It’s Not All Black and White

We have a tendency to see things in binary terms – things are black or white, people or actions are good or bad, noble or ignoble, and so on.

Those are easy judgements to make when we are sitting on the outside, so to speak, judging something or someone apart from ourself.

A young friend of mine posted a poem last week titled No Room for Grey that invites us to think differently about such judgments by asking a simple question: what if we are in the equation?

Here is an excerpt of his piece:

We are all raised
To believe there is:
Good and bad,
Law and Chaos,
Black and White.
Bright, shining heroes,
Bathed in sunlight.
Evil, haunted villains
Under a heartless moon….
No room for grey
In the human psyche….
But what if we’re in the equation?
Not like we’ve ever killed,
Or saved a life,
Or started a war,
Or stopped a killer….
We are told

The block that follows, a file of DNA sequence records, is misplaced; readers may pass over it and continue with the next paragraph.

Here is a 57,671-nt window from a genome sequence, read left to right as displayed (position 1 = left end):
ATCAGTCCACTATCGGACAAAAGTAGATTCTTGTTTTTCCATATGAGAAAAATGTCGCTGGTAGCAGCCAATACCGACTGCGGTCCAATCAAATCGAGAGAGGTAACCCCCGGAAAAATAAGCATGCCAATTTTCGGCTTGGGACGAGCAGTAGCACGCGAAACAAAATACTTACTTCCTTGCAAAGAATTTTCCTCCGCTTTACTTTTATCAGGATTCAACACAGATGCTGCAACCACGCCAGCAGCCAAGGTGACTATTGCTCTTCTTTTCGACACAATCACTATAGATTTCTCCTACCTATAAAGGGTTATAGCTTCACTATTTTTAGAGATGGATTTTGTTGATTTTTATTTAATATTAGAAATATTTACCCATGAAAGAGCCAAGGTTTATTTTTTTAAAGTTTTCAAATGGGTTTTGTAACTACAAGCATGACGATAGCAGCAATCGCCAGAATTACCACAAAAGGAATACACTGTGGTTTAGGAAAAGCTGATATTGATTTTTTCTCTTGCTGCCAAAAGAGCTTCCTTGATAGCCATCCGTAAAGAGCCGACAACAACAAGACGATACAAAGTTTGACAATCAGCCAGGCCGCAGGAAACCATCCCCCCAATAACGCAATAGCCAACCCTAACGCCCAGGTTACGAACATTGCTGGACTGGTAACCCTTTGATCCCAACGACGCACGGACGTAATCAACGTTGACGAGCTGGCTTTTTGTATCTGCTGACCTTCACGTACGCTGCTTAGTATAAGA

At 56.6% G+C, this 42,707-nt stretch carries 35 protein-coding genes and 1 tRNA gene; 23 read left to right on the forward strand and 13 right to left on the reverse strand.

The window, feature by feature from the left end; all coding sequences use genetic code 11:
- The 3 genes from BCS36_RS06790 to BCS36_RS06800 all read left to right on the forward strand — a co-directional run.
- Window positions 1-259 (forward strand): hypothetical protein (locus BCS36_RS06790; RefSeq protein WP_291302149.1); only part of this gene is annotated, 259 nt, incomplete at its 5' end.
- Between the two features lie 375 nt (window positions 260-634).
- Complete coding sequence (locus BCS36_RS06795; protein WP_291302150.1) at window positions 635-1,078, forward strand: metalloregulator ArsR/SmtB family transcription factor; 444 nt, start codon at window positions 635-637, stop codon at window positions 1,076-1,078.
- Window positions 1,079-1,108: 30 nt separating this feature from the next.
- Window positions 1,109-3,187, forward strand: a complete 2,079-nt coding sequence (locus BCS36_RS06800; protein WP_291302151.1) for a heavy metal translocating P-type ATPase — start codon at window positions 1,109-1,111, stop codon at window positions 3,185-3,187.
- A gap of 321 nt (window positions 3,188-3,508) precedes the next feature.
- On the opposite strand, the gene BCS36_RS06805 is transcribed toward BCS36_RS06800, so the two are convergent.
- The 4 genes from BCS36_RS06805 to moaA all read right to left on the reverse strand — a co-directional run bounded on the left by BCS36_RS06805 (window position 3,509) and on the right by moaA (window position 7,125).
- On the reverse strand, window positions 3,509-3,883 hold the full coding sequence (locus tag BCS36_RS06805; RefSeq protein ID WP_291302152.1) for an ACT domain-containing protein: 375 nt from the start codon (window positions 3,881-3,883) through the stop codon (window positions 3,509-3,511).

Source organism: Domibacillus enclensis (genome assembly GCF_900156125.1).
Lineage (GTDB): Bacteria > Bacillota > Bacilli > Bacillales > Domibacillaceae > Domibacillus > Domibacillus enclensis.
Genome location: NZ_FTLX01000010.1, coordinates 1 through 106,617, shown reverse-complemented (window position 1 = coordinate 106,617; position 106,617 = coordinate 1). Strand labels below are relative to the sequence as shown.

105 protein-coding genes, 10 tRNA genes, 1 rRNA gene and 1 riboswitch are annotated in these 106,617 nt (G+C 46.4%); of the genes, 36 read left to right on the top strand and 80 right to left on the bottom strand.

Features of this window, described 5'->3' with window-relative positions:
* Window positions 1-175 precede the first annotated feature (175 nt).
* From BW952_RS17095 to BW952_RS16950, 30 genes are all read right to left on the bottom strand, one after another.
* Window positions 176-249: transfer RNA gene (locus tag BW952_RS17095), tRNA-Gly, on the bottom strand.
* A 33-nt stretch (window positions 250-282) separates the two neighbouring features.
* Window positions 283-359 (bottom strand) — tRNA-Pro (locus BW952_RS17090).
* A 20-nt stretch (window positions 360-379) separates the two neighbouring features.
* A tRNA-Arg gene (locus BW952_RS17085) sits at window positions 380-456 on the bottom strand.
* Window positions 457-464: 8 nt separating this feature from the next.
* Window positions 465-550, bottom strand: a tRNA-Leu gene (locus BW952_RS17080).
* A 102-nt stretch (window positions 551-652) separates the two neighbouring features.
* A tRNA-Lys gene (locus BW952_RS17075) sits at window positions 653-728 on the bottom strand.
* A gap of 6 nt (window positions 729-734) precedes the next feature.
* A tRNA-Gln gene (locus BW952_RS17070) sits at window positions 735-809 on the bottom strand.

In the library,
In the theater,
In the classroom,
In our minds,
That there is good and bad…
But what if we’re in the equation.

My young friend’s poem (the entirety of which you can read at the link above) invites us to see that when we are not judging from afar, things look very different. When we are in the equation, it becomes a whole lot easier to see shades of gray rather than black and white. Of course we’re not all good, but that doesn’t mean we are bad. We’re not heroes, but neither are we villains.

The question is, can we judge others with the same lens with which we judge ourselves?


One thought on “It’s Not All Black and White

  1. Susan… Good post.

    I believe it speaks to a much larger issue and that is one of holding to a Biblical World View. Such a view is predicated on moral absolutes. These absolutes are “binery,” either you do or you don’t, you obey or you disobey, etc. These absolutes form the very foundation of God’s Kingdom here on earth and really leave no room, in their ultimate expression, for “gray.”

    That being said, as free moral agents, born of an adamic nature, God’s grace, His unmerited favor, allows us the room to travel through those areas of “gray” as we strive to be more like Christ. Our actions suggest a “gray,” but the ideals we strive for do not. shalom

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